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Happy Anniversary, Guantanamo: Obama’s Task Force Stands in the Way of Justice

January 22, 2010

Exactly one year ago, President Obama signed an executive order to close the illegal detention facility at the Guantanamo Bay naval base. In his own words, the closure of Guantanamo would be “consistent with the national security and foreign policy interests of the United States and the interests of justice.”

This time last year, the air was full of the promise of hope and the excitement of a new age — an opportunity for the U.S. government to definitively reject torture and restore its commitment to human rights for all.

Where are we now?

President Obama’s goal was to have Guantanamo closed by January 22, 2010. This day has arrived, and Guantanamo remains open. It is our hope that President Obama will take advantage of the State of the Union as a tremendous opportunity to renew his commitment to closing Guantanamo in a way that respects human rights.

FCNL, along with a wide array of human rights organizations, has been urging the Obama administration to choose one of two paths for each of the remaining detainees:

(1) Release detainees to their home countries or resettle them in new countries if they would be tortured or persecuted if returned home.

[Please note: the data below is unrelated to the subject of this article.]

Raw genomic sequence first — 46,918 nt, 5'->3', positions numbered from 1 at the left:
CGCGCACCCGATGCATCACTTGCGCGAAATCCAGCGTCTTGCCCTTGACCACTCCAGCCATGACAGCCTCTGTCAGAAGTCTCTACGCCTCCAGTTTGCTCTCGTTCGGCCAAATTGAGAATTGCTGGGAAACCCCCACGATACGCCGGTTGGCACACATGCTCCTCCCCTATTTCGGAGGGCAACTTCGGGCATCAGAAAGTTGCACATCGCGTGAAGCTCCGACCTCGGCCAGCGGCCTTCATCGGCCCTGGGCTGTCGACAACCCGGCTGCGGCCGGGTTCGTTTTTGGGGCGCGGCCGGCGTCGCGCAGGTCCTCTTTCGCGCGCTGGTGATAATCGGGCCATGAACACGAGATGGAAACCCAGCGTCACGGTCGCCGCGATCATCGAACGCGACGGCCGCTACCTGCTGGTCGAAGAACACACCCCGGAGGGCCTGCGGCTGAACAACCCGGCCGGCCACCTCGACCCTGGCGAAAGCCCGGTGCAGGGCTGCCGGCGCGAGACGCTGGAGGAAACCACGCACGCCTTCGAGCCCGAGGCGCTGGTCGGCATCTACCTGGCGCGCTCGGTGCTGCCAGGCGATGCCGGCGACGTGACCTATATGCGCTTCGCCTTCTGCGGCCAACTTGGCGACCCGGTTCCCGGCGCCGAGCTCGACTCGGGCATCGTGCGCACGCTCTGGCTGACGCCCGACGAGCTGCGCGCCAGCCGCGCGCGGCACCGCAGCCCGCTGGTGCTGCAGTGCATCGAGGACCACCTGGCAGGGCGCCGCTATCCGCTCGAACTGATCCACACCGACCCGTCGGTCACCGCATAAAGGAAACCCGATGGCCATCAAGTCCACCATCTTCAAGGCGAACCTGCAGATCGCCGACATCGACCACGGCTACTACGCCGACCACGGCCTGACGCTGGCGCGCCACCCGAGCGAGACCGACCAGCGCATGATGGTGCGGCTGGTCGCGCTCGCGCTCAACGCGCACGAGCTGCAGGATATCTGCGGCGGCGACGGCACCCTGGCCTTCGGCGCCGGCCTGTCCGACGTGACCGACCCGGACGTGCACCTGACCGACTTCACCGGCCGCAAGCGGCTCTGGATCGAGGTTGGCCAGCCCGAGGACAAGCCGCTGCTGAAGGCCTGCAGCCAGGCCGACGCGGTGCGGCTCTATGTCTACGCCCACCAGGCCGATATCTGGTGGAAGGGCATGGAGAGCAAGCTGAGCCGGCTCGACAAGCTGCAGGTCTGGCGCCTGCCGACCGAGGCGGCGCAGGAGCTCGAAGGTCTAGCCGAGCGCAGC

(2) Put detainees on trial using federal courts to determine whether they should continue to be detained.

Back in 2009 when President Obama signed the executive order, he created a task force to figure out just what to do with the remaining detainees. Today, the New York Times reports that the task force has reached its conclusions, and they’re not nearly as good as we would have hoped.

Here’s the breakdown, according to the task force: Just under 200 detainees are still held at Guantanamo. 110 of those detainees should be released or resettled. 40 of them should be prosecuted. And what about the remaining 50? The task force says that they are too difficult to prosecute yet too dangerous to release.

At FCNL, we still maintain that the Obama administration should either prosecute or release the detainees. If there is a good reason to continue to detain an individual, then officials should be able to prove it before a court. If not, then that individual should be released.

In order for the United States to move forward, we need transparency. The task force’s findings come as a disappointment because they stand in the way of justice for all.

The people of the United States deserve to live in a country that rejects torture and grants everyone a fair day in court. During the State of the Union, President Obama should renew the administration’s commitment to closing Guantanamo in a way that respects human rights.

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One Comment leave one →
  1. January 25, 2010 8:57 pm

    Becca,Good blogging. You might be interested in this guest column that appeared in the Concord Monitor last week

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